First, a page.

Born in Sioux City, Iowa, on August 1, 1951, Bolin picked up on rock and roll music as soon as he was old enough to switch on a TV set. 'I was five or six at the time and I used to watch this show on TV called Caravan Of Stars. I saw Elvis, Johnny Cash, Carl Perkins. After seeing them perform I knew what I wanted to do.'

He started on drums when he was 13 and played them for two years before trying guitar and keyboards - opting for the former as it felt right. At high school Bolin played with Benny and The Triumphs but formal education ceased when he was threatened with a hair-cut. He moved to Denver in 1967, played briefly with a group called American Standard, then relocated to Boulder where he helped form Zephyr with David and Candice Givens. He appeared on two of their three albums before opting out to try something new. He formed a band called Energy with Stanley Sheldon on bass, Bobby Berge on drums, Jeremy Steig on flute and Stanley Stephenson on drums; though they attracted club audiences, Energy were unable to secure a record outlet and the project folded in 1972.

Around the same time Bolin guested with blues bands fronted by Albert King and John Lee Hooker and in 1973 played some sessions, among them those that resulted in Billy Cobham's influential 'Spectrum' album and an LP by Alphonse Mouzon called 'Mind Transplant'. It didn't pay the rent though and when Bolin was invited to join the James Gang he did so. He played on two of their albums Bang and Miami. He left to try working on a solo album and eventually had some fully finished demos which secured him a deal with Nemporer Records in spring 1975. A few weeks later Deep Purple were on the phone.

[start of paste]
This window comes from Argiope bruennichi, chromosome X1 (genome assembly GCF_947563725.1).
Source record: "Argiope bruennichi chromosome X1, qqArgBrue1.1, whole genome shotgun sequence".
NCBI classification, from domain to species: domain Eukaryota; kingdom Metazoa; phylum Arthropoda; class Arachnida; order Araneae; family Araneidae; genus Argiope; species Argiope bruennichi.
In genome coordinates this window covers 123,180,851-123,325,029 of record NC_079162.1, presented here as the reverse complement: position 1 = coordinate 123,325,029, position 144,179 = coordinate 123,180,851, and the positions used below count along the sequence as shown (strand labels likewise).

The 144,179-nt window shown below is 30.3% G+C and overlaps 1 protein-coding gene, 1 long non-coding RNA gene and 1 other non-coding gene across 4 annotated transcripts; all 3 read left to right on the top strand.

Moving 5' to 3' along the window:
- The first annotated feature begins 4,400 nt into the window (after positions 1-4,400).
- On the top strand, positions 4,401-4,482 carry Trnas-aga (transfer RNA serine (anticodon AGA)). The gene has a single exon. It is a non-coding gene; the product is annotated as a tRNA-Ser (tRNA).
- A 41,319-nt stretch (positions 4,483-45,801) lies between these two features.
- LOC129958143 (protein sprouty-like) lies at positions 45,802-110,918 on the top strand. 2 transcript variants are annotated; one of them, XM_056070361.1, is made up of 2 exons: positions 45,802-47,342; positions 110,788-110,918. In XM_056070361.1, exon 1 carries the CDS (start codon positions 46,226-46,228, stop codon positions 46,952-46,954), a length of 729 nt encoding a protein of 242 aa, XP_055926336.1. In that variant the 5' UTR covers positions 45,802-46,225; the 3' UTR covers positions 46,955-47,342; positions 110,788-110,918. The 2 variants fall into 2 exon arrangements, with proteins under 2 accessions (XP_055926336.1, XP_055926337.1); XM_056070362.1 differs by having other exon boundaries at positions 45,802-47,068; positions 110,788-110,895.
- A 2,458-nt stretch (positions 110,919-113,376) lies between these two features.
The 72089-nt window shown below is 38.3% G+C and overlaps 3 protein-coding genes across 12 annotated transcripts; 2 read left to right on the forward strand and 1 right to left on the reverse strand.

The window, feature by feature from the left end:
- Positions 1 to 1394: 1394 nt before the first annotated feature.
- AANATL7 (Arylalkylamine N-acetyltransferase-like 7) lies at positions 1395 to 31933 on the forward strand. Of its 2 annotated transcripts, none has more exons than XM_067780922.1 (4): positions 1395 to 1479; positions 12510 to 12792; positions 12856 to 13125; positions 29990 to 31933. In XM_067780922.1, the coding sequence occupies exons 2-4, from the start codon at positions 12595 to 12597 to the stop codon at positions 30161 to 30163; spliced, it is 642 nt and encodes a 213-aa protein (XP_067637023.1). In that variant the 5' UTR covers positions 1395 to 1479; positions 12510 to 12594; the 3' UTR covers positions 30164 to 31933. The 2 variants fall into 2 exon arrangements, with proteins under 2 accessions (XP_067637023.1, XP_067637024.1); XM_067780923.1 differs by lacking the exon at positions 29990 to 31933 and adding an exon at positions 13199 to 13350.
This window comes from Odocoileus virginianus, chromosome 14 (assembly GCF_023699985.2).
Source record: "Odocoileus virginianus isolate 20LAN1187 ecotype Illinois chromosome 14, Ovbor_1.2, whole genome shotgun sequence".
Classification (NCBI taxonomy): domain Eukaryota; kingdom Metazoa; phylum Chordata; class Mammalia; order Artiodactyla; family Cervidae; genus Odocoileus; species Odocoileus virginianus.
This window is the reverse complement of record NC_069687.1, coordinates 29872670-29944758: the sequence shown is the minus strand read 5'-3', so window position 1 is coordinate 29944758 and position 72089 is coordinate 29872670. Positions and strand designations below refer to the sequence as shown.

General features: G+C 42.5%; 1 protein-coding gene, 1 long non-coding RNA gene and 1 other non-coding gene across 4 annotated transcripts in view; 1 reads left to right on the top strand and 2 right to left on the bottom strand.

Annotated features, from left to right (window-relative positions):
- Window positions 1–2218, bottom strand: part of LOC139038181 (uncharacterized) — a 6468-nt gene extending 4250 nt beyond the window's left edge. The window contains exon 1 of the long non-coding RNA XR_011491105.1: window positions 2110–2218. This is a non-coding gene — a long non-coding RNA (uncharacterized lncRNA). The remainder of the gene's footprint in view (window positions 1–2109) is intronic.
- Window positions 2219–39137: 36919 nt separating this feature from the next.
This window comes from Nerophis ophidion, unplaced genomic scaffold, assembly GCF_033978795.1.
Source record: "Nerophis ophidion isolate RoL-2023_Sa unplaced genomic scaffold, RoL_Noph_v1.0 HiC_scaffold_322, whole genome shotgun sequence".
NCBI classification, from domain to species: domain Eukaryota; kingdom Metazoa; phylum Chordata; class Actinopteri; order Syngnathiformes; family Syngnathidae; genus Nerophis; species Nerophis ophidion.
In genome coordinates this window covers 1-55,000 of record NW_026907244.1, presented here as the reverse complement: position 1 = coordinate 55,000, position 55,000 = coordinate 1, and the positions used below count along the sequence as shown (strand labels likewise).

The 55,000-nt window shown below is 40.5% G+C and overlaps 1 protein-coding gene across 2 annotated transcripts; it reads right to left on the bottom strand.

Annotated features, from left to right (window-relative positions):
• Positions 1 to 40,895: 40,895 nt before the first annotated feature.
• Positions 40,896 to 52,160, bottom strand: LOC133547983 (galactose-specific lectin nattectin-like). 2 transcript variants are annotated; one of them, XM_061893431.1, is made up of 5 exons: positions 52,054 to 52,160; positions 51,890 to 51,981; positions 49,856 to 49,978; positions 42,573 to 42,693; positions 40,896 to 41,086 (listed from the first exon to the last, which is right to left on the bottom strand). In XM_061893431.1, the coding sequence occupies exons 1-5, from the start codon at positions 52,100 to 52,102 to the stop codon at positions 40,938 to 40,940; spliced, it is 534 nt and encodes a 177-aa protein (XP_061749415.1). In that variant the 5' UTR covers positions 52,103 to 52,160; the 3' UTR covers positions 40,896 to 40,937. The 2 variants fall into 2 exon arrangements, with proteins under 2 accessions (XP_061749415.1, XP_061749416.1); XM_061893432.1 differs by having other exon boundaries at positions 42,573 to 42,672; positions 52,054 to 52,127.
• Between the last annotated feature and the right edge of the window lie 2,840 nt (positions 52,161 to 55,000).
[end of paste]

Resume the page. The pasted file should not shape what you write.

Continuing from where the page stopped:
He took their offer, and their new album 'Come Taste The Band' and Tommy's first solo LP 'Teaser' were issued around the same time. With the new found status however came drug problems, which would dog him off and on. Deep Purple's world tour covered Japan, America and Britain, ending in March 1976, but poor reviews and bad feeling caused them to split. Bolin set off to finish his second solo album 'Private Eyes' and then began touring with The Tommy Bolin Band, initially headlining smaller gigs and then later in the year supporting other bands at bigger halls. In December he was supporting Jeff Beck in Florida, but died of a drugs overdose in his hotel room after a show on December 4th 1976.


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